February 24, 2022 Slideshows » Life + Outdoors

Spawning Coho Salmon 

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Photo by Mark Larson
Prime coho salmon spawning habitat in Jacoby Creek was preserved by the Jacoby Creek Land Trust.
Photo by Mark Larson
A dead spawning coho salmon floats in the South Fork Elk River at Headwaters Forest Preserve. Observing coho salmon spawning in South Fork Elk River in the Headwaters Forest Preserve, I found it an extraordinary moment to watch the final moments of the lives of these salmon that were born in this river, then headed downstream and lived a full life out in the ocean, and then returned to their birth stream to spawn...and then their life force fades away as their bodies slowly deteriorate and die. Their bodies are then distributed by wildlife into the trees as nutrients.
Photo by Mark Larson
Spawning male coho salmon in South Fork Elk River at Headwaters Forest Preserve battle for access to the female coho salmon laying their eggs in the redd.
Photo by Mark Larson
A spawned out coho salmon floats in the shallows of Jacoby Creek along Quarry Road just under the bridge. Its body shows the worn out gills and deteriorating flesh caused by the spawning activity at end of life and the effects of returning to fresh water from the ocean.
Photo by Mark Larson
A coho salmon swims in the shallows of Jacoby Creek along Quarry Road. Its body shows the worn out gills and deteriorating flesh caused by the spawning activity at end of life and the effects of returning to fresh water from the ocean.
Photo by Mark Larson
A spawned-out coho salmon rests on its side, still alive and pumping water through its gills in Jacoby Creek. A powerful moment for me to have a close-up look at a spawned-out coho salmon In Jacoby Creek, as its heart was still beating its final moments and on its side and still pumping shallow water through its gills. The evidence of its vigorous spawning activity and effects of returning to fresh water from life in salt water are in its worn out fins and deteriorating flesh. "Coho salmon are semelparous, meaning they produce offspring only once, and then die after reproduction. Their upstream spawning migration takes a heavy toll on their body due to both physical exertion and the severe change from saltwater to freshwater conditions." https://www.nps.gov/.../frequently-asked-coho-salmon...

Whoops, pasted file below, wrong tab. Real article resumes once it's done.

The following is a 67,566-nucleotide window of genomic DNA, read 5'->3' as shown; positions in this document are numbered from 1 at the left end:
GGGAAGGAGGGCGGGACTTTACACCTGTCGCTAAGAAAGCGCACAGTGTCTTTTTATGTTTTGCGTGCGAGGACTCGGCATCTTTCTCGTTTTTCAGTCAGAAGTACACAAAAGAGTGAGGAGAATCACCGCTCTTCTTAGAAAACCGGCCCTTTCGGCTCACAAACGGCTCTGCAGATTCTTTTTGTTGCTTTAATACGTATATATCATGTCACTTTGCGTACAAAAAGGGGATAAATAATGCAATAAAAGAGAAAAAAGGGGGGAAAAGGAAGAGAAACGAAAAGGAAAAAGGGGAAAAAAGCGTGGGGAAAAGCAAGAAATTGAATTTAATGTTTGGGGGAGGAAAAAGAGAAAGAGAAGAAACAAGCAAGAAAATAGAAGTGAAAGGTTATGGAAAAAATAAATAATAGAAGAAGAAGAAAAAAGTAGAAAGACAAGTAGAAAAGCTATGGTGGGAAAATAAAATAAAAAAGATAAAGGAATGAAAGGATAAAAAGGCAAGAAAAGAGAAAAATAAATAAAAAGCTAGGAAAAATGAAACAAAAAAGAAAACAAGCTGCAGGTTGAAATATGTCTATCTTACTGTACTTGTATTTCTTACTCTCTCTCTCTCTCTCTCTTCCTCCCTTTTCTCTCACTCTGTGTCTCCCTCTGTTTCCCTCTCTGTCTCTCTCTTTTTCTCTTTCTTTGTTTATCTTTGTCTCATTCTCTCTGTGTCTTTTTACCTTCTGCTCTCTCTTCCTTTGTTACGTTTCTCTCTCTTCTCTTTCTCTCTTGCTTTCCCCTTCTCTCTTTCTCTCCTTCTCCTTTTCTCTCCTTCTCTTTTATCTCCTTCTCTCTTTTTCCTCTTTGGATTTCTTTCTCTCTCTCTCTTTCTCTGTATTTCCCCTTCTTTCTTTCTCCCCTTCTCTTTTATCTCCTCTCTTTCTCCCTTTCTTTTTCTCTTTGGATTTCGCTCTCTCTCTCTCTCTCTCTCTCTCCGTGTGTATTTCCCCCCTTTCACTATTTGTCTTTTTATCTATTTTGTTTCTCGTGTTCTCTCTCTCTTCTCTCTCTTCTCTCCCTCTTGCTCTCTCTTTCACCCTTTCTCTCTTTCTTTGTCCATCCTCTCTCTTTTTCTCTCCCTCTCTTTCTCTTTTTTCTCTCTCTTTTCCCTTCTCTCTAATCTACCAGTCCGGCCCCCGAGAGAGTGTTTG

Photo by Mark Larson
A huge big leaf maple tree stands along side a large pool in South Fork Elk River in the Headwaters Forest Preserve on a winter day.
Photo by Mark Larson
A November walk on a rainy day along the south Fork Elk River in the Headwaters Forest Preserve led us to this large pool that included recently fallen trees placed in the water as part of the salmon fisheries habitat-improvemen project.
Photo by Mark Larson
The new "Wood is Good" signs along the unpaved nature trail explains those recently downed logs in the South Fork Elk River in the Headwaters Forest Preserve. They've dropped logs into the stream to improve fish habitat (calling it "accelerated recruitment) in this logged-over habitat.
Photo by Mark Larson
The new "Wood is Good" signs along the unpaved nature trail explains those recently downed logs in the South Fork Elk River in the Headwaters Forest Preserve. They've dropped logs into the stream to improve fish habitat (calling it "accelerated recruitment) in this logged-over habitat.
More slideshows
Jennifer Fumiko Cahill6 images
Mark McKenna33 images
Mark Larson11 images
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Photo by Mark Larson
A coho salmon swims in the shallows of Jacoby Creek along Quarry Road. Its body shows the worn out gills and deteriorating flesh caused by the spawning activity at end of life and the effects of returning to fresh water from the ocean.

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